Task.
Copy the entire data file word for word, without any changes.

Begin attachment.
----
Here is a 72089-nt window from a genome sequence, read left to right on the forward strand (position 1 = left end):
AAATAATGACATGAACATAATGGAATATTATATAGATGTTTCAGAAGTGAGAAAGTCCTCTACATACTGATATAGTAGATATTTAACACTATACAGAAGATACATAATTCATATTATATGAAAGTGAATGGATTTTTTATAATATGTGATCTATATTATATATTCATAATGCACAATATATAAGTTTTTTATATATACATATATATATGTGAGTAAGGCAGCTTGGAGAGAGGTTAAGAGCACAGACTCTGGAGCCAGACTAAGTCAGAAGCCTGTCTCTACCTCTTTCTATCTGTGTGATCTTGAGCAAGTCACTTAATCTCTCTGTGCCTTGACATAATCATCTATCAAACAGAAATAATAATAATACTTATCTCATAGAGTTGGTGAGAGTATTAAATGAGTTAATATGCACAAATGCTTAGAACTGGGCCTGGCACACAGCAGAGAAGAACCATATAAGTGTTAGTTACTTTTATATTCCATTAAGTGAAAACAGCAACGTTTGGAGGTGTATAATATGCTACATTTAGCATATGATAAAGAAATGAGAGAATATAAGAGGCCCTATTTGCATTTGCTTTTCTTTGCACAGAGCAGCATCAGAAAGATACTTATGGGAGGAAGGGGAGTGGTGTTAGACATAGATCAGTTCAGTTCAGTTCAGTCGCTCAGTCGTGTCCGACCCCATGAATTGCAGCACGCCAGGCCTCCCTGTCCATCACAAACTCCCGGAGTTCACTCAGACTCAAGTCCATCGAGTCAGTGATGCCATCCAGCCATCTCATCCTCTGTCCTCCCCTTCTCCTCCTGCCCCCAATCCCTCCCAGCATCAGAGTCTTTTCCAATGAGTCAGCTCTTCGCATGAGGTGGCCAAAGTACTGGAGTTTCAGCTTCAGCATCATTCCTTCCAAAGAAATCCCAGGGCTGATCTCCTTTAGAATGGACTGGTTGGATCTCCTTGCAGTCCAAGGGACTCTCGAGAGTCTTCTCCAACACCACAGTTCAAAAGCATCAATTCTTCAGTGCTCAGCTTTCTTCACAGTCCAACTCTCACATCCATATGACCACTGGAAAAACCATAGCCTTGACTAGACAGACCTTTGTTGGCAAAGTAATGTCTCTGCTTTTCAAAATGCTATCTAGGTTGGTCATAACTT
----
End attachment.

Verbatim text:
Here is a 72089-nt window from a genome sequence, read left to right on the forward strand (position 1 = left end):
AAATAATGACATGAACATAATGGAATATTATATAGATGTTTCAGAAGTGAGAAAGTCCTCTACATACTGATATAGTAGATATTTAACACTATACAGAAGATACATAATTCATATTATATGAAAGTGAATGGATTTTTTATAATATGTGATCTATATTATATATTCATAATGCACAATATATAAGTTTTTTATATATACATATATATATGTGAGTAAGGCAGCTTGGAGAGAGGTTAAGAGCACAGACTCTGGAGCCAGACTAAGTCAGAAGCCTGTCTCTACCTCTTTCTATCTGTGTGATCTTGAGCAAGTCACTTAATCTCTCTGTGCCTTGACATAATCATCTATCAAACAGAAATAATAATAATACTTATCTCATAGAGTTGGTGAGAGTATTAAATGAGTTAATATGCACAAATGCTTAGAACTGGGCCTGGCACACAGCAGAGAAGAACCATATAAGTGTTAGTTACTTTTATATTCCATTAAGTGAAAACAGCAACGTTTGGAGGTGTATAATATGCTACATTTAGCATATGATAAAGAAATGAGAGAATATAAGAGGCCCTATTTGCATTTGCTTTTCTTTGCACAGAGCAGCATCAGAAAGATACTTATGGGAGGAAGGGGAGTGGTGTTAGACATAGATCAGTTCAGTTCAGTTCAGTCGCTCAGTCGTGTCCGACCCCATGAATTGCAGCACGCCAGGCCTCCCTGTCCATCACAAACTCCCGGAGTTCACTCAGACTCAAGTCCATCGAGTCAGTGATGCCATCCAGCCATCTCATCCTCTGTCCTCCCCTTCTCCTCCTGCCCCCAATCCCTCCCAGCATCAGAGTCTTTTCCAATGAGTCAGCTCTTCGCATGAGGTGGCCAAAGTACTGGAGTTTCAGCTTCAGCATCATTCCTTCCAAAGAAATCCCAGGGCTGATCTCCTTTAGAATGGACTGGTTGGATCTCCTTGCAGTCCAAGGGACTCTCGAGAGTCTTCTCCAACACCACAGTTCAAAAGCATCAATTCTTCAGTGCTCAGCTTTCTTCACAGTCCAACTCTCACATCCATATGACCACTGGAAAAACCATAGCCTTGACTAGACAGACCTTTGTTGGCAAAGTAATGTCTCTGCTTTTCAAAATGCTATCTAGGTTGGTCATAACTT